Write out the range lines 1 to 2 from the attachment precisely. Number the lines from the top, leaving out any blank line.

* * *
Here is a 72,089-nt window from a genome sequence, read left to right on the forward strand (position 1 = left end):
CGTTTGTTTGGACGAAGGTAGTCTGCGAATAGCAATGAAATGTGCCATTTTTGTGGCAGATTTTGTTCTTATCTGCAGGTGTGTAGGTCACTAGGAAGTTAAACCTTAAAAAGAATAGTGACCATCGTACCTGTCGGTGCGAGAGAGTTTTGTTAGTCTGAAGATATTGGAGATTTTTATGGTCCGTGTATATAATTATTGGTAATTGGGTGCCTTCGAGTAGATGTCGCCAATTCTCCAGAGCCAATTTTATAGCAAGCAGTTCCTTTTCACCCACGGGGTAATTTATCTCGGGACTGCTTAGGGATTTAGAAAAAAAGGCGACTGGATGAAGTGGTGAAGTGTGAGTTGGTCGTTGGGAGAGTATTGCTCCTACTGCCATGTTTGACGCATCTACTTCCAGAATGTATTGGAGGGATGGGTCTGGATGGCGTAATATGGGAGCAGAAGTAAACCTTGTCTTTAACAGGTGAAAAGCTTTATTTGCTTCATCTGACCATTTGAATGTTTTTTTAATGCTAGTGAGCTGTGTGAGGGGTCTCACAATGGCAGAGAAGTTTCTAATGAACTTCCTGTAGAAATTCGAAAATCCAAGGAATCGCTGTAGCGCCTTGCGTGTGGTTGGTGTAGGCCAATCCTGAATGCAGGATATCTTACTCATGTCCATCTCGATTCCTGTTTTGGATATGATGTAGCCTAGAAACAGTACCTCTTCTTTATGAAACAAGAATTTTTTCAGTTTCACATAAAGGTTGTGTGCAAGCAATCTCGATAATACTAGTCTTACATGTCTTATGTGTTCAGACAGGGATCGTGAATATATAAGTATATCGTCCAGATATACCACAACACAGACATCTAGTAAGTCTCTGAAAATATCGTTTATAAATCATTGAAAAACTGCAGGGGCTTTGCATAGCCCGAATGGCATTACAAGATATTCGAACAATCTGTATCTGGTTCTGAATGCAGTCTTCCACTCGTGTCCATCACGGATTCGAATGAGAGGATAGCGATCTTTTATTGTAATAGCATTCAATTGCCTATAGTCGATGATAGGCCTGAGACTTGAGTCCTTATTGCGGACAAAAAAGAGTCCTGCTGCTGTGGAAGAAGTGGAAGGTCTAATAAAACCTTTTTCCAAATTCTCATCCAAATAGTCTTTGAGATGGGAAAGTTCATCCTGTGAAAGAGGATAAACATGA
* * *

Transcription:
Here is a 72,089-nt window from a genome sequence, read left to right on the forward strand (position 1 = left end):
CGTTTGTTTGGACGAAGGTAGTCTGCGAATAGCAATGAAATGTGCCATTTTTGTGGCAGATTTTGTTCTTATCTGCAGGTGTGTAGGTCACTAGGAAGTTAAACCTTAAAAAGAATAGTGACCATCGTACCTGTCGGTGCGAGAGAGTTTTGTTAGTCTGAAGATATTGGAGATTTTTATGGTCCGTGTATATAATTATTGGTAATTGGGTGCCTTCGAGTAGATGTCGCCAATTCTCCAGAGCCAATTTTATAGCAAGCAGTTCCTTTTCACCCACGGGGTAATTTATCTCGGGACTGCTTAGGGATTTAGAAAAAAAGGCGACTGGATGAAGTGGTGAAGTGTGAGTTGGTCGTTGGGAGAGTATTGCTCCTACTGCCATGTTTGACGCATCTACTTCCAGAATGTATTGGAGGGATGGGTCTGGATGGCGTAATATGGGAGCAGAAGTAAACCTTGTCTTTAACAGGTGAAAAGCTTTATTTGCTTCATCTGACCATTTGAATGTTTTTTTAATGCTAGTGAGCTGTGTGAGGGGTCTCACAATGGCAGAGAAGTTTCTAATGAACTTCCTGTAGAAATTCGAAAATCCAAGGAATCGCTGTAGCGCCTTGCGTGTGGTTGGTGTAGGCCAATCCTGAATGCAGGATATCTTACTCATGTCCATCTCGATTCCTGTTTTGGATATGATGTAGCCTAGAAACAGTACCTCTTCTTTATGAAACAAGAATTTTTTCAGTTTCACATAAAGGTTGTGTGCAAGCAATCTCGATAATACTAGTCTTACATGTCTTATGTGTTCAGACAGGGATCGTGAATATATAAGTATATCGTCCAGATATACCACAACACAGACATCTAGTAAGTCTCTGAAAATATCGTTTATAAATCATTGAAAAACTGCAGGGGCTTTGCATAGCCCGAATGGCATTACAAGATATTCGAACAATCTGTATCTGGTTCTGAATGCAGTCTTCCACTCGTGTCCATCACGGATTCGAATGAGAGGATAGCGATCTTTTATTGTAATAGCATTCAATTGCCTATAGTCGATGATAGGCCTGAGACTTGAGTCCTTATTGCGGACAAAAAAGAGTCCTGCTGCTGTGGAAGAAGTGGAAGGTCTAATAAAACCTTTTTCCAAATTCTCATCCAAATAGTCTTTGAGATGGGAAAGTTCATCCTGTGAAAGAGGATAAACATGA